where n is the length of the control vector and φ2 is a random value in the range [0,1]. At the beginning, the probability of each sub-modification method is supposed to be equal (Probω = 0.5 & ω = 1, 2). Each of the sub-modification methods can be a suitable modification method during the optimization process. Each bat would choose the ωth modification method as the proper modification method with the use of roulette wheel mechanism (RWM). After each iteration, the population is sorted and the probability of each sub-modification method is updated as follows:


where SRω is the successful rate of ωth modification method in producing more optimal bats in the population. Each bat is supposed to be more optimal if it reaches less objective function than. After updating the probability of each modification method, a random value φ3 is generated in the range [0,1]. The process of choosing ωth modification method to produce the next bat generation is by the use of roulette RWM. It is evident that the modification method with larger probability Probω has more chance to be chosen for the next iteration. The process of choosing each modification method is shown in Figure 1.

4. Application of SAMBA to Solve MG Energy Management Problem

The following steps are required to apply the proposed SAMBA to solve the MG problem:

Step 1: Defining the input data.

Step 2: Converting the constrained problem to an unconstrained problem using penalty factors.

Step 3: Generate of the initial population and velocity.

Step 4: Evaluate the objective function values for the population.

Step 5: Find the best particle Gbest and store it.

Step 6: Improve the position of bats as in the original BA.

Step 7: Apply the proposed self adaptive modification method as explained in section 3 to each of the bats.

Step 8: Update the bat population and the best bat Gbest.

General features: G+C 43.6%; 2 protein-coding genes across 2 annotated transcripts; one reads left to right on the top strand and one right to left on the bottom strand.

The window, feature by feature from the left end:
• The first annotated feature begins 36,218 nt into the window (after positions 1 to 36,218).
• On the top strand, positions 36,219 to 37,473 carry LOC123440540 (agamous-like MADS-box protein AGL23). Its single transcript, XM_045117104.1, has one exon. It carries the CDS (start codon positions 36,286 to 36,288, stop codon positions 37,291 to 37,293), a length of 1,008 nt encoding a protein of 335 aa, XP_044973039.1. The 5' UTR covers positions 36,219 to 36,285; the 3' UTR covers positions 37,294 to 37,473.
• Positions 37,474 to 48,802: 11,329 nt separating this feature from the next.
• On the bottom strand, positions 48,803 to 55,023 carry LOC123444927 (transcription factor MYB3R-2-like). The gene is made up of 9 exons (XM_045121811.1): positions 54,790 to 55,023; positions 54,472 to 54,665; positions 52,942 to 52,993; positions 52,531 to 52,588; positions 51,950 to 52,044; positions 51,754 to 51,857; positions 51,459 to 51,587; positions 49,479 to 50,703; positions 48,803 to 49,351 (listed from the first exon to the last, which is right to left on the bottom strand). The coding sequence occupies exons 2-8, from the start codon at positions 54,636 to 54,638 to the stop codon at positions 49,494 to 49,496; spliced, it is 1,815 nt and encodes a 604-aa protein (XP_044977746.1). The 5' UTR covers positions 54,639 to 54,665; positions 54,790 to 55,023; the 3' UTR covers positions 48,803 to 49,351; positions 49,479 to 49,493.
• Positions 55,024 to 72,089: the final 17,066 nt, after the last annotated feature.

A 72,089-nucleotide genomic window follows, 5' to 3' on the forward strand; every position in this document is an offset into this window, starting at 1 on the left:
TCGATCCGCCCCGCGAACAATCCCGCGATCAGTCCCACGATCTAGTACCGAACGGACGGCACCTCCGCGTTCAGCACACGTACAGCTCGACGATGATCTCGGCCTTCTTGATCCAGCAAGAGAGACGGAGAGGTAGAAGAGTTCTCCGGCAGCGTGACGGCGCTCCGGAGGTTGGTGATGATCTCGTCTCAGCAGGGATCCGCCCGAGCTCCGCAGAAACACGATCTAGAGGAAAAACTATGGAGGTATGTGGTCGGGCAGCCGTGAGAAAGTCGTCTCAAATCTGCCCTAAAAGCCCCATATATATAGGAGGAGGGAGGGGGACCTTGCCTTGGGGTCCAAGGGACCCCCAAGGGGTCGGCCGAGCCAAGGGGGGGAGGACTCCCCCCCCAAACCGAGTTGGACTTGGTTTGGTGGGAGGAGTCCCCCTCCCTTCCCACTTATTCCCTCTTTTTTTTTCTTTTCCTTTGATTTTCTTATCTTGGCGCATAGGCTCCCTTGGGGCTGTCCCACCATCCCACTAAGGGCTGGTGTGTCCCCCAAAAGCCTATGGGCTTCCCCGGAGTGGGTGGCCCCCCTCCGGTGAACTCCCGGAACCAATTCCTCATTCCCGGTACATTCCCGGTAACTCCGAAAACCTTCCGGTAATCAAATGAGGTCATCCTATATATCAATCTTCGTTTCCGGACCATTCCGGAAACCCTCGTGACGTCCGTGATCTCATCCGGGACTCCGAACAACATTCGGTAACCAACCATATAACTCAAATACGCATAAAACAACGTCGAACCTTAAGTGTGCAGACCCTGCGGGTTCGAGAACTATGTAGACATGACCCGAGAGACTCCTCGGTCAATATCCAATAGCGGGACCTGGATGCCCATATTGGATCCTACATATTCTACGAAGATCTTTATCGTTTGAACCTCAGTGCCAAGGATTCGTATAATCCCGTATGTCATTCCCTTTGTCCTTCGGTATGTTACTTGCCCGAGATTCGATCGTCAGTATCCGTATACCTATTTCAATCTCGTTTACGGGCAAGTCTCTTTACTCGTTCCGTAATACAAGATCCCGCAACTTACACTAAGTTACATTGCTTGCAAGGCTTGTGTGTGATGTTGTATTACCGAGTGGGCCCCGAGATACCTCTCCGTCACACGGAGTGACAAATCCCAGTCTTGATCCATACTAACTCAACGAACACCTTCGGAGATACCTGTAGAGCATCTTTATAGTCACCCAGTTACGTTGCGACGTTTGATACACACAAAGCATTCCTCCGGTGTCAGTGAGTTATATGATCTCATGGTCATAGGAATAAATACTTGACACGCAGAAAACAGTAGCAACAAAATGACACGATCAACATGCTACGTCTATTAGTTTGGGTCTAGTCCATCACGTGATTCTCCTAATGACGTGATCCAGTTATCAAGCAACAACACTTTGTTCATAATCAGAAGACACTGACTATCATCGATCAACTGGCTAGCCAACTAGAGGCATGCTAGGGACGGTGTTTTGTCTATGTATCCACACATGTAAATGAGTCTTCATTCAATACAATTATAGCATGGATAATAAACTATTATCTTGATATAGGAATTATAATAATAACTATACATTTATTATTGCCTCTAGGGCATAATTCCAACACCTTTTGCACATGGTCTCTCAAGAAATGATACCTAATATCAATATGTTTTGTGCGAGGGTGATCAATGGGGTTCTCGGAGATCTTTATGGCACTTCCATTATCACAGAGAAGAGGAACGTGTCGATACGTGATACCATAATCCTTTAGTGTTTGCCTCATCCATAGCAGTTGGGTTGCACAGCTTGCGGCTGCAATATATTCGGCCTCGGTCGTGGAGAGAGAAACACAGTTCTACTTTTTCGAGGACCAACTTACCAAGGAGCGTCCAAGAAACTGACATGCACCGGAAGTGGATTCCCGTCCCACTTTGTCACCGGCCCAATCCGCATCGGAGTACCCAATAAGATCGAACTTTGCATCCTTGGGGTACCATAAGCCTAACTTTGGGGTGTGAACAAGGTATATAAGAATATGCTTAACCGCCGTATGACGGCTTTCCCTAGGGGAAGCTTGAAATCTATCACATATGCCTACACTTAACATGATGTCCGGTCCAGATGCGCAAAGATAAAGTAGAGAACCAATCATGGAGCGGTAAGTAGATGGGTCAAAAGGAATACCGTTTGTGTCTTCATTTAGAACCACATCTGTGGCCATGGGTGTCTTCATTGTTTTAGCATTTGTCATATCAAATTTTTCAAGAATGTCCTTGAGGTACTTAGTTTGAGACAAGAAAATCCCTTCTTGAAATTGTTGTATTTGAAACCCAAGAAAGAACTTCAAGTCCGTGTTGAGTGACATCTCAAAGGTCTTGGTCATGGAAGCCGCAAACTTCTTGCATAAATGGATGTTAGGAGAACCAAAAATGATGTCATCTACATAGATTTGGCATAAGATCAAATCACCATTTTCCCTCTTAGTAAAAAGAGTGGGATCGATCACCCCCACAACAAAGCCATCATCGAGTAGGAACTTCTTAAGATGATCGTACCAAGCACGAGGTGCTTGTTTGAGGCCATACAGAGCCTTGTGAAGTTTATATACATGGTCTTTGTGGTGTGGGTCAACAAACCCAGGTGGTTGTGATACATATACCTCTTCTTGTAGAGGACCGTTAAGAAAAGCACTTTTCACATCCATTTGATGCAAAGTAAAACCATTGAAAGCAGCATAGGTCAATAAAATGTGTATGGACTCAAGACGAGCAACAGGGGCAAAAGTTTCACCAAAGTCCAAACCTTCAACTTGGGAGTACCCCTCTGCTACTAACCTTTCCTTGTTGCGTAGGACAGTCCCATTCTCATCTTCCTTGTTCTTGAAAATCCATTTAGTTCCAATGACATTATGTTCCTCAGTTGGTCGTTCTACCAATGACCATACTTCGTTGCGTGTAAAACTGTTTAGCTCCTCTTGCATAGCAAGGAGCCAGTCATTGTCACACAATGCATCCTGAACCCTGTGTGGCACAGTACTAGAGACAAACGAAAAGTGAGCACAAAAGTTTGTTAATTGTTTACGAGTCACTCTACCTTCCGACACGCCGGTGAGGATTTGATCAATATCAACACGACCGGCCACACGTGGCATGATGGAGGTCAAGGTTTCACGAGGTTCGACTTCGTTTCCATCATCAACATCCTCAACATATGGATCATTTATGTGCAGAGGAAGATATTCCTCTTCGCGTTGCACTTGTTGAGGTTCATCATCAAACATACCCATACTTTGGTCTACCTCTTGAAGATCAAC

Step 9: Check the termination criterion. If the termination criterion is satisfied finish the algorithm, else return to Step 6.

5. Simulation Results

In this section, the proposed method is applied on a typical grid-connected MG including several types of RESs such as FC, PV, WT and MT as well as NiMH-Battery as the storage device. The single line diagram of the test system is shown in Figure 2. As it can be seen from Figure 2, the MG test system supplies three types of loads of 1) Residential loads; 2) Industrial loads; and 3) Commercial loads. It is supposed that there is no thermal load in the MG. Also, it is supposed that all the active power produced by the PV and WT power sources are

Figure 1. Pseudo code for choosing ωth modification method by RWM.

Figure 2. Single line diagram of the MG test system.

bought by the MG. The analysis is in a 24-hour time interval. All the power units are working at unit power factor. The forecast values of the hourly load consumption and WT and PV power production as well as the utility power production bid can be found in [12]. The bid data of the power units are shown in Table 1. The initial charge of the NiMH-Battery is zero. Therefore, the NiMH-Battery has to first be charged to be able to discharge at later hours. All the RESs can change between ON/OFF modes according to the economical benefits of the MG central controller. In order to have more reliable analysis, the effect of forecast error of load value, the PV and WT output generation and the cost coefficient are modeled through the probabilistic load flow as in [18,19] published by the author. The simulation results are implemented for the test system and the cost value is shown in Table 2. In order to reach better understanding of the powerful ability of the proposed method, some of the other well-known methods in the area are also shown in Table 2.